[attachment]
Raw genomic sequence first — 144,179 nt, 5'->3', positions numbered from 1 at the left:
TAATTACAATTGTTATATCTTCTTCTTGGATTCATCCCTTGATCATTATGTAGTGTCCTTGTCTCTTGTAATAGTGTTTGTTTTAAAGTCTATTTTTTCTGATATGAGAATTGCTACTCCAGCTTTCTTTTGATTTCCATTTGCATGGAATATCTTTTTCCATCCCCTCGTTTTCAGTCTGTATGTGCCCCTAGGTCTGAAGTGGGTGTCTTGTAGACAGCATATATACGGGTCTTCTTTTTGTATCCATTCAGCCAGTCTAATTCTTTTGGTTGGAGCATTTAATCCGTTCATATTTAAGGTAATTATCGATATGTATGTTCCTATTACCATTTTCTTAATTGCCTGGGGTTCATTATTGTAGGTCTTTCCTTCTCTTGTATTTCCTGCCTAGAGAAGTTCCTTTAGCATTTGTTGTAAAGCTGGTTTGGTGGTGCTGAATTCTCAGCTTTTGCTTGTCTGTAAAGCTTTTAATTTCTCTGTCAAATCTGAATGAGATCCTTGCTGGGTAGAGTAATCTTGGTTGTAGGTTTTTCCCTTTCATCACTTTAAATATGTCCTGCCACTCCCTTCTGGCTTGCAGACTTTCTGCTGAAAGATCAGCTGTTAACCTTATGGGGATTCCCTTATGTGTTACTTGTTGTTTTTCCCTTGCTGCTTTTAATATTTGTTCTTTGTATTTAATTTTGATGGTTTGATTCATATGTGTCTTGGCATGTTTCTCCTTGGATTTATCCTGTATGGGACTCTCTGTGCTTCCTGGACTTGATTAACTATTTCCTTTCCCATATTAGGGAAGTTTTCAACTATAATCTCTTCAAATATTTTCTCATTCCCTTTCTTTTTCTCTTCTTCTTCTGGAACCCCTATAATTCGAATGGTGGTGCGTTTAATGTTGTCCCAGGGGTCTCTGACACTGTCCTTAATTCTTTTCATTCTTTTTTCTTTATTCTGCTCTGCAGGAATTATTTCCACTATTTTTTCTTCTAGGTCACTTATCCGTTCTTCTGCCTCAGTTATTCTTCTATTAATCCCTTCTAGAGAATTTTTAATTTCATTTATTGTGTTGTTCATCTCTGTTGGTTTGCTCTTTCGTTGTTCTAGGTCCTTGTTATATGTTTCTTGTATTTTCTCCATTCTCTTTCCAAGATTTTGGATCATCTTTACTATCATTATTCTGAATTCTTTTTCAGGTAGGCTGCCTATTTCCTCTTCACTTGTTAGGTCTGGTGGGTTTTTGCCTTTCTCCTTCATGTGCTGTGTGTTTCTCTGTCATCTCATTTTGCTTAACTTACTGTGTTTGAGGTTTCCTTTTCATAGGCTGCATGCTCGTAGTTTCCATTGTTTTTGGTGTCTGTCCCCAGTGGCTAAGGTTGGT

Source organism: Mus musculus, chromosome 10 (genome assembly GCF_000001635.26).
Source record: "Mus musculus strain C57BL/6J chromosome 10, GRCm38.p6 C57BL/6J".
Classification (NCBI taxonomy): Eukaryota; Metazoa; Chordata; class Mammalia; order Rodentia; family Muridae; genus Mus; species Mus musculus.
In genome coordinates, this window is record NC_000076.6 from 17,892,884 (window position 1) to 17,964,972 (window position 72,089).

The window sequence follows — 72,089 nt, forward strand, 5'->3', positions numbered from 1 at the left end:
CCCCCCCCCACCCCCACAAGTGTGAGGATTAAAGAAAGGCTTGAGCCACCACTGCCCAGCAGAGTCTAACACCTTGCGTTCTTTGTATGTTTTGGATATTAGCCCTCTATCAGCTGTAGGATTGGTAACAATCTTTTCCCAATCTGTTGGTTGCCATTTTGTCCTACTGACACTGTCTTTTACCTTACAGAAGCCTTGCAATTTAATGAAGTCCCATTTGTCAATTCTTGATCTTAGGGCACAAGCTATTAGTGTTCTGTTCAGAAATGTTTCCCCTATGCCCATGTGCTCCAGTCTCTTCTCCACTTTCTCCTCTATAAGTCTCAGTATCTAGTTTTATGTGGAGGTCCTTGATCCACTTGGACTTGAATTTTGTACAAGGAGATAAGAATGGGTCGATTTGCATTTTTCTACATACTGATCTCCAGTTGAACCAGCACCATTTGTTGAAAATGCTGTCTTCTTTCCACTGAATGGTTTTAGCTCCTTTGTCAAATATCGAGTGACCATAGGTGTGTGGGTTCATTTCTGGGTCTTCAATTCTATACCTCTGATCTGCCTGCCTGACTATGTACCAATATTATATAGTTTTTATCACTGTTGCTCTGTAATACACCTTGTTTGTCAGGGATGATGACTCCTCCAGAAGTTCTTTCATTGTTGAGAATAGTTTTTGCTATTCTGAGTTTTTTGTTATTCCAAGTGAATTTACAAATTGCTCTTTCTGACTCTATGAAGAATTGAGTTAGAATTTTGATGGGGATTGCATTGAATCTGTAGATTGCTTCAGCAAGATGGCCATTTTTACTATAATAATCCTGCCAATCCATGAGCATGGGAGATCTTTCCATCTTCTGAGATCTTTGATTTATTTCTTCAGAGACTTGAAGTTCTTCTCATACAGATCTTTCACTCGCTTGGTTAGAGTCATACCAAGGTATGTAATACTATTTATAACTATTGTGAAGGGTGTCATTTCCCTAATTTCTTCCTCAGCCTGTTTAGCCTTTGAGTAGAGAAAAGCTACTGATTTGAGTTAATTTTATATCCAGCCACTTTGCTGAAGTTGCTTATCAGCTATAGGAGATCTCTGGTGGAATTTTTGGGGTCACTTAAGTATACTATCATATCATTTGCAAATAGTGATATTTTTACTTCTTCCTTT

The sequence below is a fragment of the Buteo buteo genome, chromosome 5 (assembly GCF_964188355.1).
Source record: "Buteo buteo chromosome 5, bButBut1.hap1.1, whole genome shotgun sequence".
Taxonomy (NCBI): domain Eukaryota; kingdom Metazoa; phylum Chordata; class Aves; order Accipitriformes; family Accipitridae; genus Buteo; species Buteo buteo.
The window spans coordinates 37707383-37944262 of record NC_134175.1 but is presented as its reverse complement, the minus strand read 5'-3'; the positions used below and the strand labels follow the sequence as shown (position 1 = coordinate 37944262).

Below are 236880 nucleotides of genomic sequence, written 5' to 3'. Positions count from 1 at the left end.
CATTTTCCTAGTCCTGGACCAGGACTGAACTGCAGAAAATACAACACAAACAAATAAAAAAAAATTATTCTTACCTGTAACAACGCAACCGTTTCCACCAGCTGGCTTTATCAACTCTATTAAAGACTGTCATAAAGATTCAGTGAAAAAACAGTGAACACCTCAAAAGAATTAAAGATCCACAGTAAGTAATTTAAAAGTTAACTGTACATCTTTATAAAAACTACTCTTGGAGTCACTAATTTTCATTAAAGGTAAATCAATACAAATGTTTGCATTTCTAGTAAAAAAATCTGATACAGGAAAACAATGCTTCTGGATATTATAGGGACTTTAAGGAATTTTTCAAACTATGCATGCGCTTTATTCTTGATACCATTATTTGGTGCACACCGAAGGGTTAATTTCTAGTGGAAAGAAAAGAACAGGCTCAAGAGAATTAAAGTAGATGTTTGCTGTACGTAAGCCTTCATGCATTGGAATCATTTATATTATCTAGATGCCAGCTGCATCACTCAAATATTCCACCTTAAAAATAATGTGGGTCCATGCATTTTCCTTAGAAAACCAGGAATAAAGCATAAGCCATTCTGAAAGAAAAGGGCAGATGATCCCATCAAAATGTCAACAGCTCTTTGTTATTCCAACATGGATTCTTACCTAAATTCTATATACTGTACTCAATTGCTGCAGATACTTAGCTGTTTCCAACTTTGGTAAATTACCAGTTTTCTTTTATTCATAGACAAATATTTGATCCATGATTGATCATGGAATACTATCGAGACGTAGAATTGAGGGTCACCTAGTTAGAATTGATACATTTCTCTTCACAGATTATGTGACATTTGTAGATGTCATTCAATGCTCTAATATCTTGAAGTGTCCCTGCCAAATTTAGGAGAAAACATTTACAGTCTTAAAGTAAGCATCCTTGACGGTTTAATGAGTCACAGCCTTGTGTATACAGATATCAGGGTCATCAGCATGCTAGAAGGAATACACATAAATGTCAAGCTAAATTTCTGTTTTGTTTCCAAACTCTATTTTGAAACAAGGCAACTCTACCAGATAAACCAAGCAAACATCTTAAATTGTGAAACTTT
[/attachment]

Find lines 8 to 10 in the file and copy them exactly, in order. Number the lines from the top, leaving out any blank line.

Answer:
CCCCCCCCCACCCCCACAAGTGTGAGGATTAAAGAAAGGCTTGAGCCACCACTGCCCAGCAGAGTCTAACACCTTGCGTTCTTTGTATGTTTTGGATATTAGCCCTCTATCAGCTGTAGGATTGGTAACAATCTTTTCCCAATCTGTTGGTTGCCATTTTGTCCTACTGACACTGTCTTTTACCTTACAGAAGCCTTGCAATTTAATGAAGTCCCATTTGTCAATTCTTGATCTTAGGGCACAAGCTATTAGTGTTCTGTTCAGAAATGTTTCCCCTATGCCCATGTGCTCCAGTCTCTTCTCCACTTTCTCCTCTATAAGTCTCAGTATCTAGTTTTATGTGGAGGTCCTTGATCCACTTGGACTTGAATTTTGTACAAGGAGATAAGAATGGGTCGATTTGCATTTTTCTACATACTGATCTCCAGTTGAACCAGCACCATTTGTTGAAAATGCTGTCTTCTTTCCACTGAATGGTTTTAGCTCCTTTGTCAAATATCGAGTGACCATAGGTGTGTGGGTTCATTTCTGGGTCTTCAATTCTATACCTCTGATCTGCCTGCCTGACTATGTACCAATATTATATAGTTTTTATCACTGTTGCTCTGTAATACACCTTGTTTGTCAGGGATGATGACTCCTCCAGAAGTTCTTTCATTGTTGAGAATAGTTTTTGCTATTCTGAGTTTTTTGTTATTCCAAGTGAATTTACAAATTGCTCTTTCTGACTCTATGAAGAATTGAGTTAGAATTTTGATGGGGATTGCATTGAATCTGTAGATTGCTTCAGCAAGATGGCCATTTTTACTATAATAATCCTGCCAATCCATGAGCATGGGAGATCTTTCCATCTTCTGAGATCTTTGATTTATTTCTTCAGAGACTTGAAGTTCTTCTCATACAGATCTTTCACTCGCTTGGTTAGAGTCATACCAAGGTATGTAATACTATTTATAACTATTGTGAAGGGTGTCATTTCCCTAATTTCTTCCTCAGCCTGTTTAGCCTTTGAGTAGAGAAAAGCTACTGATTTGAGTTAATTTTATATCCAGCCACTTTGCTGAAGTTGCTTATCAGCTATAGGAGATCTCTGGTGGAATTTTTGGGGTCACTTAAGTATACTATCATATCATTTGCAAATAGTGATATTTTTACTTCTTCCTTT

The sequence below is a fragment of the Buteo buteo genome, chromosome 5 (assembly GCF_964188355.1).
Source record: "Buteo buteo chromosome 5, bButBut1.hap1.1, whole genome shotgun sequence".